Inspired by the writings of Edith Wharton, Charles Platt and others, Italian garden design form, details and elements often were copied or adapted in Beaux Arts and Neoclassical landscape design, if often for a smaller property. Such gardens often were organized around a long central axis, with smaller garden rooms accessible to the sides. Predominant materials are clipped hedges to define spaces, stone for balustrades, water channels and fountains, as well as both exuberant water features and quiet reflecting pools.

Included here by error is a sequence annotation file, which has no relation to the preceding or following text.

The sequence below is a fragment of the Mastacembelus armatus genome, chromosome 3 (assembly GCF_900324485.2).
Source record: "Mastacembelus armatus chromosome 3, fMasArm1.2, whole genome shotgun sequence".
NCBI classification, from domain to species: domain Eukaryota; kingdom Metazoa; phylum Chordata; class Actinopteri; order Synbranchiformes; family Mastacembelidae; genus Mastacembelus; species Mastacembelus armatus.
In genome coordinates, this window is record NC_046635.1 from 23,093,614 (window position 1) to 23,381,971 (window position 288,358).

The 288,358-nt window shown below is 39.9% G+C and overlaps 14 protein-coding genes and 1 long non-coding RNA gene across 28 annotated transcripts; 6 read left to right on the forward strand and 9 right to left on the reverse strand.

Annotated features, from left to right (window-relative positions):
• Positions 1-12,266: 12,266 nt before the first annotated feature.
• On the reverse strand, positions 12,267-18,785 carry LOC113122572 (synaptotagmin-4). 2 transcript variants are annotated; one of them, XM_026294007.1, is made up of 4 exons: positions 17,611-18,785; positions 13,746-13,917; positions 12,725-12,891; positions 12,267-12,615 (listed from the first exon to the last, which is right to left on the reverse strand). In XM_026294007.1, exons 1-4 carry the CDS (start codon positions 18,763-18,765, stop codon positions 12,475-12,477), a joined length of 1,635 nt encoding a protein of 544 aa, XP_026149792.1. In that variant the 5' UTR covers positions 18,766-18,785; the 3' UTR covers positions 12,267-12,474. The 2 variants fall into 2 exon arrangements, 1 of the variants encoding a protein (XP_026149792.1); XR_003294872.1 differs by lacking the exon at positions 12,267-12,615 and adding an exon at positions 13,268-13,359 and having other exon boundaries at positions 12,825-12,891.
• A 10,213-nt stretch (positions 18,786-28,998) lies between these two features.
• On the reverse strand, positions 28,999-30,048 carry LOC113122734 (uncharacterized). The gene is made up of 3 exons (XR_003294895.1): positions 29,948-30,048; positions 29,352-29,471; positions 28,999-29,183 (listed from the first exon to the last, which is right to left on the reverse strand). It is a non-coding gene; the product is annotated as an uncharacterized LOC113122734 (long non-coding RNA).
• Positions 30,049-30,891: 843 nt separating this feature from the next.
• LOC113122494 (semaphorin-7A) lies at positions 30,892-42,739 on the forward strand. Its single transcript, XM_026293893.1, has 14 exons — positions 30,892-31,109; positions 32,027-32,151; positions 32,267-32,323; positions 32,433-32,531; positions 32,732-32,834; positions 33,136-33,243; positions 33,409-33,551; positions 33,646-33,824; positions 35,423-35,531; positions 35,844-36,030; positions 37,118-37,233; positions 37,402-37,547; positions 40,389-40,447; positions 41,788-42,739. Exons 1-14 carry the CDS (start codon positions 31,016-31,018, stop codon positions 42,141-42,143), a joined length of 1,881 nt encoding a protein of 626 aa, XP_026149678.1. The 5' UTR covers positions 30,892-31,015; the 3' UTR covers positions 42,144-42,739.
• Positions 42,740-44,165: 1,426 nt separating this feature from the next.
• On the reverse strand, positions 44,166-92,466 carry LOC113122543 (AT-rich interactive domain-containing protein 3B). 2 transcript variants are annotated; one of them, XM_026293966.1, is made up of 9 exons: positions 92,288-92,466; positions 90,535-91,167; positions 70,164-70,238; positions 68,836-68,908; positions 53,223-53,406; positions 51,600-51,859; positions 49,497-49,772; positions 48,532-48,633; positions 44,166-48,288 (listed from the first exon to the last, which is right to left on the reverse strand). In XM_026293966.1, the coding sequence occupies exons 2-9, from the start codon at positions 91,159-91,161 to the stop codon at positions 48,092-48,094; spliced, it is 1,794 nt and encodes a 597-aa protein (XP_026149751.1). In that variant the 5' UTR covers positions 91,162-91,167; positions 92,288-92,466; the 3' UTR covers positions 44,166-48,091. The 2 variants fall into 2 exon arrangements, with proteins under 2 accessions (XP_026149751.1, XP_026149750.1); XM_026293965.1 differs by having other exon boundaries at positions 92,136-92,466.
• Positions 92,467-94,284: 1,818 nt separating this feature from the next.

Italian Renaissance garden prototypes also gave us the Giardino Segreto (a small secluded garden to the rear of the house for entertaining friends and family). Also, the grottoes of some Renaissance Italian gardens found expression in America in the form of quasi-Neoclassical “ruins” as at Hagley, on the site of the original gunpowder works (1802) of E.I. DuPont in Eleutherian Mills on the Brandywine River in Wilmington, Delaware.